As 2022 comes to a close, I’ve been reflecting on what we have learned from this year, what lessons we can take forward into 2023 and what I’m thankful for.
The era of the polycrisis is with us, and it’s seemingly here to stay. This has implications for all of us — how we work together, how we find balance in our lives, and how we find hope amid the torrent of bad news. Three themes have emerged over the course of the year that are giving me hope.
First, we have learned that everything is connected. The year started with the invasion of Ukraine sucking political attention away from the pandemic and other urgent issues. At the year’s end, it is easier to see that circumstances created by the pandemic’s impact provided the fertile territory from which conflict germinated — and the ongoing pandemic and its impact, conflict, food, energy, economic, and climate crises have prompted recognition that these challenges are all intertwined. Working in silos is the past and networked advocacy across issues is the future. The increasingly unified efforts to push for progress around finance, climate, health, R&D and beyond, and the Network’s increasing role across these areas gives me hope that we are collectively starting to organize for the future.
Second, we’re going from stop-gap to structural solutions. We started the year still scrambling to find vaccines, tests and treatments to be “given to” or “bought for” those that needed them. At the year’s end, the calls for real equity from the International Conference on Public Health in Africa, hosted in Kigali, confirmed that if 2022 was the year in which the charity model’s time was up, 2023 is the year that we will tackle the root causes of the structural inequities in our systems at local, regional and global levels. The time is now! Pandemic Action Network’s Africa Director Aggrey Aluso and WACI Health’s Rosemary Mburu called out this urgent message as the conference kicked off. That these calls are being heard through the noise, gives me hope.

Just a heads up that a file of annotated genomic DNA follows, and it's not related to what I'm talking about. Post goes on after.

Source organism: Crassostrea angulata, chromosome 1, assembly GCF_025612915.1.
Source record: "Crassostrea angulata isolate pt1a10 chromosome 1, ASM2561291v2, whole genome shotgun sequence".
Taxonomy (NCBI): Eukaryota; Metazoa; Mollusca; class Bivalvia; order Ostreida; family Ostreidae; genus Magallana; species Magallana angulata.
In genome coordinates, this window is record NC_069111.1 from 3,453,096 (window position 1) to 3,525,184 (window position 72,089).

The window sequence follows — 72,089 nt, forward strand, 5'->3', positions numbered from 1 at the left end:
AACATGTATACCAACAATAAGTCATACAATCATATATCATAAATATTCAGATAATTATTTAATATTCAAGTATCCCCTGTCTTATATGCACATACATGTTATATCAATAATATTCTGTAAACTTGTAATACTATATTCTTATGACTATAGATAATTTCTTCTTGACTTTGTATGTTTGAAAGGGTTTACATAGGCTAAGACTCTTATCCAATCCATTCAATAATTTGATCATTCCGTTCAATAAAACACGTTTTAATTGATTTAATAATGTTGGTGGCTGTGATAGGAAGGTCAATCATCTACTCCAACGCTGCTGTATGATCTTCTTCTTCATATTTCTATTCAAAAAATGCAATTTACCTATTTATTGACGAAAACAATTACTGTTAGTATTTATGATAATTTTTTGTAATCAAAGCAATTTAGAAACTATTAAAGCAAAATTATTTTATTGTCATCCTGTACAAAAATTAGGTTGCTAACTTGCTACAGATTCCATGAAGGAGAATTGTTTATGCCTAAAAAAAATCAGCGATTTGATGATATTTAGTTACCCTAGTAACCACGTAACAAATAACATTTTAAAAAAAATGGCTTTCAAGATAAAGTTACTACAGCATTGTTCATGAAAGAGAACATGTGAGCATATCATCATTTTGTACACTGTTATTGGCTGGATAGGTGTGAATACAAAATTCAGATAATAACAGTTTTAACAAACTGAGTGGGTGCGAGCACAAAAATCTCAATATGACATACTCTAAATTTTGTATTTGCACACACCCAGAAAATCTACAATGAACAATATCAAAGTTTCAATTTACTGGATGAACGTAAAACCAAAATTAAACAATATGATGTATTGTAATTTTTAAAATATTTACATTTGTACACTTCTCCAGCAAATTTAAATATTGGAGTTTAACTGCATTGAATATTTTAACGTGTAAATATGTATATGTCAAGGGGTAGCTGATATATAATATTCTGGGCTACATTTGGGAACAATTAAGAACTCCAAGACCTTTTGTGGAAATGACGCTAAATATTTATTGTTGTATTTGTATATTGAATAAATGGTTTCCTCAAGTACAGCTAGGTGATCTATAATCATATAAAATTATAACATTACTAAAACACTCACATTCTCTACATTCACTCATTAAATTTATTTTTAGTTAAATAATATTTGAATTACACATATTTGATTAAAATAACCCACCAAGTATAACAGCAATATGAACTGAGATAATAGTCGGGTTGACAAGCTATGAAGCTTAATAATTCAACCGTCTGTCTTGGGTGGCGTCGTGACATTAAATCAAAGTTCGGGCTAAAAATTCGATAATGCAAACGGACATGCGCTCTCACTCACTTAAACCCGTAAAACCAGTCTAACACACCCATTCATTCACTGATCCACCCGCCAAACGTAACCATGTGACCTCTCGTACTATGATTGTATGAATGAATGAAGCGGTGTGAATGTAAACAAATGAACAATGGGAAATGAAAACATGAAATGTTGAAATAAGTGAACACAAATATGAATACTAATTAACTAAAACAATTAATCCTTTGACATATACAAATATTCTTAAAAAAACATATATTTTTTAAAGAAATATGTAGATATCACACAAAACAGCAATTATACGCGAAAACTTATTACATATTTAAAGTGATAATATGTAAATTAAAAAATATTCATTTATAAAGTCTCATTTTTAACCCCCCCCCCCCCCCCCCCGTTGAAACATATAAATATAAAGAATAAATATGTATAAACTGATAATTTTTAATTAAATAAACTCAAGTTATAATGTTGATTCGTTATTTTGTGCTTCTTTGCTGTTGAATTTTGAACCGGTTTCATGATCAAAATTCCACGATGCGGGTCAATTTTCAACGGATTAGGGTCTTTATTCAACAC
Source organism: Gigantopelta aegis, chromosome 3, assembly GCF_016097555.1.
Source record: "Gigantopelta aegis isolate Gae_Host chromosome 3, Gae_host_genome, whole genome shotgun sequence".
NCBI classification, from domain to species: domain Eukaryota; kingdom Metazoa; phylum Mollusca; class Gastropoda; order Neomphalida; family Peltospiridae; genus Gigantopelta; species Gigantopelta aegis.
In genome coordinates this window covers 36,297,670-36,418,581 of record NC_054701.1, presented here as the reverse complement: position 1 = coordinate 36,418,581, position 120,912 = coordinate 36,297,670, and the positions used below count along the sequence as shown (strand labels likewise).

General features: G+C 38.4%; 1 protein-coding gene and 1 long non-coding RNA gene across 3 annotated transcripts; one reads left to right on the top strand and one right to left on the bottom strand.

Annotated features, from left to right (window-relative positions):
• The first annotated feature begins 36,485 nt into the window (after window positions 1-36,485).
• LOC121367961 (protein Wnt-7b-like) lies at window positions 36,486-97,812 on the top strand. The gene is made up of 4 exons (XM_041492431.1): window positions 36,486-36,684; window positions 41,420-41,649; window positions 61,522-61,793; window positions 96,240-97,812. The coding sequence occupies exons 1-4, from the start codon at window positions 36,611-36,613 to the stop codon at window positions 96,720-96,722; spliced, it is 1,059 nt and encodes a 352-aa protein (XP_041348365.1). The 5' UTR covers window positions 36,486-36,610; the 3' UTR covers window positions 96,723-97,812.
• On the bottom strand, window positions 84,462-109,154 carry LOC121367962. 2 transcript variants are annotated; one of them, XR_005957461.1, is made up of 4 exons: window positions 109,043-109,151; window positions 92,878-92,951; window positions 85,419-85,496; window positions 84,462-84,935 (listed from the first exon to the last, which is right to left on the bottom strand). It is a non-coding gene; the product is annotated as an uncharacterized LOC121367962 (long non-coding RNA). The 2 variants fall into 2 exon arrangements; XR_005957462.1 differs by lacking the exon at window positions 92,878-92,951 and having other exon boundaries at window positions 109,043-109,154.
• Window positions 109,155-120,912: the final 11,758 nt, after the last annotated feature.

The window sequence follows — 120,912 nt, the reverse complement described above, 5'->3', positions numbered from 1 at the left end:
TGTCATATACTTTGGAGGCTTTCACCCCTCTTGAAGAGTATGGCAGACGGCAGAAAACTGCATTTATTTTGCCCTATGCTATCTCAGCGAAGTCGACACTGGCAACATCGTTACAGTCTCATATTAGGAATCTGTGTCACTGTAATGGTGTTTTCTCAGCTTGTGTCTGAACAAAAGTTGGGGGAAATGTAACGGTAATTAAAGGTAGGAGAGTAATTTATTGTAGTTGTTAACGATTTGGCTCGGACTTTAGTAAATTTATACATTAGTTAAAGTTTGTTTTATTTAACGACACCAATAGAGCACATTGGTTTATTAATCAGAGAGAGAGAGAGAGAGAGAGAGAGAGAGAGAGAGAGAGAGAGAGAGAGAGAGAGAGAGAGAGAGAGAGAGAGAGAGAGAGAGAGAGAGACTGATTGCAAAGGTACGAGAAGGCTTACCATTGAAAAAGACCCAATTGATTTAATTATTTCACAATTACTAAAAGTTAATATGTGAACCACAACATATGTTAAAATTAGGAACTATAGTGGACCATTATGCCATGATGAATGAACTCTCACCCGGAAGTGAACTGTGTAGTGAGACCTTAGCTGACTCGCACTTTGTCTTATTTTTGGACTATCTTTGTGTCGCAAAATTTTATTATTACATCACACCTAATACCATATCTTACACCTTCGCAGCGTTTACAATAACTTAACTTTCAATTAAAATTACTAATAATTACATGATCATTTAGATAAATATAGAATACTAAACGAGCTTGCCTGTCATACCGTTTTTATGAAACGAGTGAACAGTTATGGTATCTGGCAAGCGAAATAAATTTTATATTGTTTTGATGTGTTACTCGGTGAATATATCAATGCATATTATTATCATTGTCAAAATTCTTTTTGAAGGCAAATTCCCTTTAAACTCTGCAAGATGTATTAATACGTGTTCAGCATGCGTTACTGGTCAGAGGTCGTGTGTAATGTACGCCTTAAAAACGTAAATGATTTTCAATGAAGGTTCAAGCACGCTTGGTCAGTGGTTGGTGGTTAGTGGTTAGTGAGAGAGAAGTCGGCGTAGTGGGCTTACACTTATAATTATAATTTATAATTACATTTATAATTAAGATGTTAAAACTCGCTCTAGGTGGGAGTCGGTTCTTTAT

Third, it’s clear that partnerships lead to progress. In 2022, we saw the results of our collective action: a dedicated Pandemic Fund — with civil society at the table — finance raised for pandemic prevention, preparedness and response policies across the regions of the world, including reaching the halfway fundraising point for financing of CEPI’s 100 Days Mission, reinforced regional infrastructure such as the Africa CDC, the unleashing of tens of billions through special drawing rights, a UN High-Level Meeting on Pandemic Prevention Preparedness, and Response on the books for 2023, mainstreamed support for an African Union seat at the G20, and the idea of global public investment fast gaining traction. The progress we have made across these areas is down to you, our partners. Week after week, month after month, event to event, together we are continuing to learn, navigate, and — most importantly — act on political twists and turns to hold leaders accountable.
With an India-led G20, Japan-led G7, a UN High-Level Meeting focused on pandemics, and the next climate COP on the horizon for 2023, now is not the time to step back, but to step up and strengthen our collective voices to demand change.
As we close out another year, on behalf of our global Pandemic Action Network team to all of our partners around the world and across sectors, I say a huge THANK YOU.
Thank you for being generous with your expertise, intelligence, resources, influence, and precious time. Thank youfor connecting the dots with other connected crises including finance, inequality, climate, health systems, gender, biodiversity, and beyond. And thank youfor staying in the fight with us, across time zones.
Together, let’s make 2023 the year that we work together to unleash the finance needed, the policy changes required, and the political leadership necessary to deliver on our connected challenges in this era of intersecting crises, including pandemic threats.
Before that, it’s important that we all take time to recharge and to prepare for what we must achieve in 2023. Preparedness, after all, starts with each and every one of us. I wish you and yours a safe, healthy, and joyous holiday season.
Eloise Todd Executive Director & Co-founder of Pandemic Action Network